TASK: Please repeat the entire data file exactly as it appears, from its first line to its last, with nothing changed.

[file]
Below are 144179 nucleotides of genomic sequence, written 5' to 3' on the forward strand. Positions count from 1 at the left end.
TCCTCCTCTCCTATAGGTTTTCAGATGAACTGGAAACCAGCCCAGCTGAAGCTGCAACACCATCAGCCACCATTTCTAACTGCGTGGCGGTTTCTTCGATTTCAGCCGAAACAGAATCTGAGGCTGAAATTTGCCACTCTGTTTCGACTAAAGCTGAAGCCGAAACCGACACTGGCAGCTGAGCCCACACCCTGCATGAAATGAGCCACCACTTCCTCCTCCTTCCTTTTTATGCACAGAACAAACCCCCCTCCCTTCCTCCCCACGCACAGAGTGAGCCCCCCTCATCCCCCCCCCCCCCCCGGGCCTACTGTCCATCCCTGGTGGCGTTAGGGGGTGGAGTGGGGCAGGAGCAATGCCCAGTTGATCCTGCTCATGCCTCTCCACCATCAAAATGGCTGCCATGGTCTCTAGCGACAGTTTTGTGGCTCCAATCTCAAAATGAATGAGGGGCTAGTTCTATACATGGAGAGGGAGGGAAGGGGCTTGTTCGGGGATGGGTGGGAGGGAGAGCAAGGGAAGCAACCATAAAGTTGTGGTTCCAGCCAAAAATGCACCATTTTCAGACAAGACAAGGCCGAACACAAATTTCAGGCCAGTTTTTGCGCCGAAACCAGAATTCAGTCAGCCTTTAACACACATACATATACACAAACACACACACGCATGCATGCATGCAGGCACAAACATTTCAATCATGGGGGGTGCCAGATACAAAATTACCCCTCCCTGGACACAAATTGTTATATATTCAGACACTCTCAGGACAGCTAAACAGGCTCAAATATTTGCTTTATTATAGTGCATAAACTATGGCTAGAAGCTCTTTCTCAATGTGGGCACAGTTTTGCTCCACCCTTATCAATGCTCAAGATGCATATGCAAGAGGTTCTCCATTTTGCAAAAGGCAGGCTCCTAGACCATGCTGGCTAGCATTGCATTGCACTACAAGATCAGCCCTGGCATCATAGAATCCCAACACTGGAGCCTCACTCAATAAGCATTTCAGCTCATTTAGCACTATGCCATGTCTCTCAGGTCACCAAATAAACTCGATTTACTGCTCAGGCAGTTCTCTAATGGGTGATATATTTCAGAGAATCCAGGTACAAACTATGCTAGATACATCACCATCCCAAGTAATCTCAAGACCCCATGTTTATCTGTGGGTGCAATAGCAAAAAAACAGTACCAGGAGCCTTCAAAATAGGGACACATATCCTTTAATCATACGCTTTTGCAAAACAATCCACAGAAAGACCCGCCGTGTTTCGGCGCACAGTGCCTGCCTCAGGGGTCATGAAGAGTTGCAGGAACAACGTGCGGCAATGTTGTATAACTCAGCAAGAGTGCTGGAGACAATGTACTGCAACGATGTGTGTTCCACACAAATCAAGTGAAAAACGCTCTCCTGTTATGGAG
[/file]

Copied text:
Below are 144179 nucleotides of genomic sequence, written 5' to 3' on the forward strand. Positions count from 1 at the left end.
TCCTCCTCTCCTATAGGTTTTCAGATGAACTGGAAACCAGCCCAGCTGAAGCTGCAACACCATCAGCCACCATTTCTAACTGCGTGGCGGTTTCTTCGATTTCAGCCGAAACAGAATCTGAGGCTGAAATTTGCCACTCTGTTTCGACTAAAGCTGAAGCCGAAACCGACACTGGCAGCTGAGCCCACACCCTGCATGAAATGAGCCACCACTTCCTCCTCCTTCCTTTTTATGCACAGAACAAACCCCCCTCCCTTCCTCCCCACGCACAGAGTGAGCCCCCCTCATCCCCCCCCCCCCCCCGGGCCTACTGTCCATCCCTGGTGGCGTTAGGGGGTGGAGTGGGGCAGGAGCAATGCCCAGTTGATCCTGCTCATGCCTCTCCACCATCAAAATGGCTGCCATGGTCTCTAGCGACAGTTTTGTGGCTCCAATCTCAAAATGAATGAGGGGCTAGTTCTATACATGGAGAGGGAGGGAAGGGGCTTGTTCGGGGATGGGTGGGAGGGAGAGCAAGGGAAGCAACCATAAAGTTGTGGTTCCAGCCAAAAATGCACCATTTTCAGACAAGACAAGGCCGAACACAAATTTCAGGCCAGTTTTTGCGCCGAAACCAGAATTCAGTCAGCCTTTAACACACATACATATACACAAACACACACACGCATGCATGCATGCAGGCACAAACATTTCAATCATGGGGGGTGCCAGATACAAAATTACCCCTCCCTGGACACAAATTGTTATATATTCAGACACTCTCAGGACAGCTAAACAGGCTCAAATATTTGCTTTATTATAGTGCATAAACTATGGCTAGAAGCTCTTTCTCAATGTGGGCACAGTTTTGCTCCACCCTTATCAATGCTCAAGATGCATATGCAAGAGGTTCTCCATTTTGCAAAAGGCAGGCTCCTAGACCATGCTGGCTAGCATTGCATTGCACTACAAGATCAGCCCTGGCATCATAGAATCCCAACACTGGAGCCTCACTCAATAAGCATTTCAGCTCATTTAGCACTATGCCATGTCTCTCAGGTCACCAAATAAACTCGATTTACTGCTCAGGCAGTTCTCTAATGGGTGATATATTTCAGAGAATCCAGGTACAAACTATGCTAGATACATCACCATCCCAAGTAATCTCAAGACCCCATGTTTATCTGTGGGTGCAATAGCAAAAAAACAGTACCAGGAGCCTTCAAAATAGGGACACATATCCTTTAATCATACGCTTTTGCAAAACAATCCACAGAAAGACCCGCCGTGTTTCGGCGCACAGTGCCTGCCTCAGGGGTCATGAAGAGTTGCAGGAACAACGTGCGGCAATGTTGTATAACTCAGCAAGAGTGCTGGAGACAATGTACTGCAACGATGTGTGTTCCACACAAATCAAGTGAAAAACGCTCTCCTGTTATGGAG